MPs and peers are to challenge the home secretary, Theresa May, on the privacy implications and detailed operation of her snooper’s charter legislation when she appears before the bill’s parliamentary scrutiny committee.
May’s appearance on Wednesday follows a strong warning from major US internet companies including Facebook, Google and Twitter, that unilateral British demands to access their customer’s confidential data and weaken their encryption could undermine trust in their services.
It also follows the rejection of a Freedom of Information Act request to see the date, time and recipient of every email the home secretary sent, every Skype call she made and every website she visited during October and November last year on the grounds that it was “vexatious”.
The Liberal Democrat leader, Tim Farron, said the rejection showed that the while the government wanted to push through powers in the bill to give the police and security services’ access to everyone’s weblogs, they were not prepared to release the home secretary’s records.
“Theresa May wants access to our entire web browsing histories, what she calls ‘internet connection records’, but when the public asks to see hers the Home Office decides that the request is vexatious. I would argue that her policy is not only vexatious but Orwellian,” said Farron.
The peers and MPs on the draft investigatory powers bill committee say they will press the home secretary over whether she is confident that the current definition of an “internet connection record” is sufficiently clear for the internet and phone companies which will be required to retain them for 12 months.
The committee members say they will question May on all aspects of the bill including:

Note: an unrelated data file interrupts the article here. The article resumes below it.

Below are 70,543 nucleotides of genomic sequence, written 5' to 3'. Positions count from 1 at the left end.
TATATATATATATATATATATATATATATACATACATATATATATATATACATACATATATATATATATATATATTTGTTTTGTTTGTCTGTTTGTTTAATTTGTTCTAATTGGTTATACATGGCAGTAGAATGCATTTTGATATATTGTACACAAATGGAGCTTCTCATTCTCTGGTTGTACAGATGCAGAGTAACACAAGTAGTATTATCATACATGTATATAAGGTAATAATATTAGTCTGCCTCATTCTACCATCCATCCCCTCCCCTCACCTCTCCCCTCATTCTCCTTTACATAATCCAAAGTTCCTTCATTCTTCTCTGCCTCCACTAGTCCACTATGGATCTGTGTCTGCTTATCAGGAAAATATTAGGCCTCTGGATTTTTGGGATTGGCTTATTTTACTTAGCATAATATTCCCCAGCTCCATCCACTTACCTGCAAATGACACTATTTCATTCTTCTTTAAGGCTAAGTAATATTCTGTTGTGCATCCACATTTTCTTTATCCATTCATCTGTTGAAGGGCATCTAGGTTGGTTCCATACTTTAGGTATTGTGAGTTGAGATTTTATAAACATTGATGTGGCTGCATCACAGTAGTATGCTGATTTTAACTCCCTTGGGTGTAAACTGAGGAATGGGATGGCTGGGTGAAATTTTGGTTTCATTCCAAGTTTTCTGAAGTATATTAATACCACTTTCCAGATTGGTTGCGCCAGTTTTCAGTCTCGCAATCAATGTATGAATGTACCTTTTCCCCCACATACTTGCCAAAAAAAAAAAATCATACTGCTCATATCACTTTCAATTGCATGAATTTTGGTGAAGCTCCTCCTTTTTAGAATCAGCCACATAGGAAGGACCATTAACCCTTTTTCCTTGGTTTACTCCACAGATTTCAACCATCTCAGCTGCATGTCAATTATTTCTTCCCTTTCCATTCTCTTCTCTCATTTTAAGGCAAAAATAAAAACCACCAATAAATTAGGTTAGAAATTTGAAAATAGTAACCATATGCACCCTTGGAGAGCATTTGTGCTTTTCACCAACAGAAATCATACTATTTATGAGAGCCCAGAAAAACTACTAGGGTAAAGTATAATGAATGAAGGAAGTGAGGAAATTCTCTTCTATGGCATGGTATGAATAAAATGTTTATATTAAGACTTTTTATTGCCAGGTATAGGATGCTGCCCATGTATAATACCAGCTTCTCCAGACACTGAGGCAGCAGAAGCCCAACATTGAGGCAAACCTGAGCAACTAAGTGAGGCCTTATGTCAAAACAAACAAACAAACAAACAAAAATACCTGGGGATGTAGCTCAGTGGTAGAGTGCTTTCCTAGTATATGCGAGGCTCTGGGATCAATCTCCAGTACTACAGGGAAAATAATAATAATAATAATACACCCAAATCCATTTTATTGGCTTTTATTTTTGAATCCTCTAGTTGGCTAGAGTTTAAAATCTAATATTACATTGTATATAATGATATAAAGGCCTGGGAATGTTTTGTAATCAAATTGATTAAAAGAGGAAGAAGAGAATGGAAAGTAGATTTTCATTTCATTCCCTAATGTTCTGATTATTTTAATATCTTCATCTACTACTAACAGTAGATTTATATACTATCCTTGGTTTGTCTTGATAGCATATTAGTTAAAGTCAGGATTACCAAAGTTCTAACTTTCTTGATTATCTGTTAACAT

- Whether the value of the communications data to be stored for 12 months and accessed by the police and security services outweighs the privacy risks involved
- Why the bill’s current definition of telecommunications providers potentially includes coffee shop and hotel WiFi providers
- How she justifies bulk data collection as legal given recent judgments in the EU court of justice and the European court of human rights
- Why the draft bill specifies a “judicial review” test should be used, if the judicial commissioners operating the “double lock” authorisation process will be applying the same tests as the home secretary
- Why the draft bill weakens the protection given to journalistic sources under existing and crime and terrorism legislation.
The bill provides provides a new legal framework for the use of investigatory powers, including access to communications data and internet connection records, and the use of computer hacking by law enforcement and the security and intelligence agencies.
This article was written by Alan Travis Home affairs editor, for theguardian.com on Wednesday 13th January 2016 07.00 Europe/Londonguardian.co.uk © Guardian News and Media Limited 2010